As far as I'm concerned, please take all the time you need on this. Better slow and right than fast and unworkable.
But regardless of how quickly you accomplish the mission, the present LG GGW-H10N dual-format drive is still around $1k, I think, and I simply don't want to pay that much for a drive. So I will be waiting for one of these two drives to be released by LG very soon:http://www.engadget.com/2007/07/19/l...id-drives-and/
and also described here on July 29:http://www.dvd-intelligence.com/main...new_hybrid.htm
The article on the latter link states "LG is about to launch later this quarter ................"
The month of July is in the 3rd quarter and the month of August ends that quarter, so LG could potentially release their two new dual-format drives in the next ten days. But who knows, maybe it will be somewhat later and, if so, I'm fully prepared to wait.
I think waiting for a next-gen, dual format drive is better than now buying two first-gen single-format drives, or two external USB or firewire dirves, etc.
As far as providing a simple ISO disk to potential users goes, rather than doing that at all, I think most folks interested in getting an HTPC (as opposed to a far more simple stand-alone box), are competent enough to carry out written step-by-step instructions on how to configure their systems.
This would of course be similar to what has been done many times on this forum in the past - usually based around a specific motherboard and, maybe, video card.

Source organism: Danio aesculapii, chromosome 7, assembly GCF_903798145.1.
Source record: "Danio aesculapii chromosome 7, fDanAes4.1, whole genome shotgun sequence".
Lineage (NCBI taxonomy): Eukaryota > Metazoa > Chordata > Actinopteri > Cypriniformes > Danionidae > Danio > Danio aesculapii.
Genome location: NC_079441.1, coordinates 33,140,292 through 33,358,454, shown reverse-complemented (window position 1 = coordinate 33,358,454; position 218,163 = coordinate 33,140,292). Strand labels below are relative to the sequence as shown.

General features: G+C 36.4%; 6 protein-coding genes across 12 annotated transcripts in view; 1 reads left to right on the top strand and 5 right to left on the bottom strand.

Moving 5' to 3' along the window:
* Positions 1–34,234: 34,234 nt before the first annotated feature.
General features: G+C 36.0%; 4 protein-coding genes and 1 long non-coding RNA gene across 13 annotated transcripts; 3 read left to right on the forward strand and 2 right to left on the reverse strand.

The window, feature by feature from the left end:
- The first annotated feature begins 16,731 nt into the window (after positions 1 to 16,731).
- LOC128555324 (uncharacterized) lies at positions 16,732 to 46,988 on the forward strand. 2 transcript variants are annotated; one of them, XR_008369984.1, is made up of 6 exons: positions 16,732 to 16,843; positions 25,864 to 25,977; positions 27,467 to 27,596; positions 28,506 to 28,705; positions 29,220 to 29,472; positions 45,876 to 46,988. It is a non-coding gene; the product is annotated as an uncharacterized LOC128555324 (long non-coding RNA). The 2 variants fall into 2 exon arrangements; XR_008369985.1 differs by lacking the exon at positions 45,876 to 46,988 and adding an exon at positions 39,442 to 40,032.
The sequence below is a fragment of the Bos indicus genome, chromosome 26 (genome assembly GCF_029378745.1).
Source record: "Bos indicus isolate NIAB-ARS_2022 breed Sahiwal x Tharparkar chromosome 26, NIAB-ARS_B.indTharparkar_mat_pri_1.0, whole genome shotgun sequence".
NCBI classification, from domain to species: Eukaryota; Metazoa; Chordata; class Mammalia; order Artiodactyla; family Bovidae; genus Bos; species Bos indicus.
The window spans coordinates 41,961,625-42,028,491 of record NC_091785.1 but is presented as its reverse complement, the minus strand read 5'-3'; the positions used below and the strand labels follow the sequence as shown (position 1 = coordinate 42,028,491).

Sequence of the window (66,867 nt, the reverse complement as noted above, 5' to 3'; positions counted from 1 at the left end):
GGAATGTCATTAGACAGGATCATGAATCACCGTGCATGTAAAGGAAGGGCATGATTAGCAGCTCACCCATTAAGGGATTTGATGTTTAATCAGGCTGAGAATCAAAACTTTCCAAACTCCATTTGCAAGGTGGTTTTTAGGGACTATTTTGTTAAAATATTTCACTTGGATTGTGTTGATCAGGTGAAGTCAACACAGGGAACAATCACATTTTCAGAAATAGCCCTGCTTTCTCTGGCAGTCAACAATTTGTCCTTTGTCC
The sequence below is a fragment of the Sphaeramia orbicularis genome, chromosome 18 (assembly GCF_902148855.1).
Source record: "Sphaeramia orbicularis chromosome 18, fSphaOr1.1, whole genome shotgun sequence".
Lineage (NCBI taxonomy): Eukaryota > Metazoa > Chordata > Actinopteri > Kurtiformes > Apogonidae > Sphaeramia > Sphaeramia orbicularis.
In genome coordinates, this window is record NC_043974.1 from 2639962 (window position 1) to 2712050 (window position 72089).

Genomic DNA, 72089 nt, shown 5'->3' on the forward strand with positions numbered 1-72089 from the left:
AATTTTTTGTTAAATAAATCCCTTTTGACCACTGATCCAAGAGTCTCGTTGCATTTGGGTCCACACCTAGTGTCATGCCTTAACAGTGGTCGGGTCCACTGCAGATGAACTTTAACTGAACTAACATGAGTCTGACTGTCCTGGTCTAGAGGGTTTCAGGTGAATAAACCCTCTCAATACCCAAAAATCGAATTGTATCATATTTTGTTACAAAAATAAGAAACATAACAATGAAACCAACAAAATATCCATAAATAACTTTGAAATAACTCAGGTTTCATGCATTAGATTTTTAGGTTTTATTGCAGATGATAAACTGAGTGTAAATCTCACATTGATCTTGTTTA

To me, the beauty of what you propose is that you are volunteering to be the guinea pig - the person who will build a HTPC that plays (and zooms) both HD formats perfectly, and, most importantly, report to others every nitpicking step it took to achieve that perfection.
I think the main difference between this and other threads could be that all of those concerned are committing to obtain IDENTICAL components and software. That being the case, what works for the prototype will (with likewise identical software configuration) certainly work on every other identical machine.
This must be precisely what computer companies like HP and Dell do. While documenting every single step, they develop a prototype "model" that does what they want it to do and then stamp them out like cookies. Everything identical on a particular model. Their last step in production must be to install that ISO disk that automatically configures everything on the individual machine (or the hard drive is put in the machine already configured) every time it boots up.
Because of whatever legal issue with the ISO sofware, again, it may simply be necessary for each builder to do that configuration by following a list of step-by-step instructions. I'm sure I could handle that, and I'll bet others could, too.
Now............... a .doc that contained those written instructions might be considered by many people to be valuable thing - something worth maybe some dollars, and maybe something in the end worth far more to its author than any ISO disk. In short, you could sell your magic recipe for HD-playback perfection.
I think I'm now up to eight cents.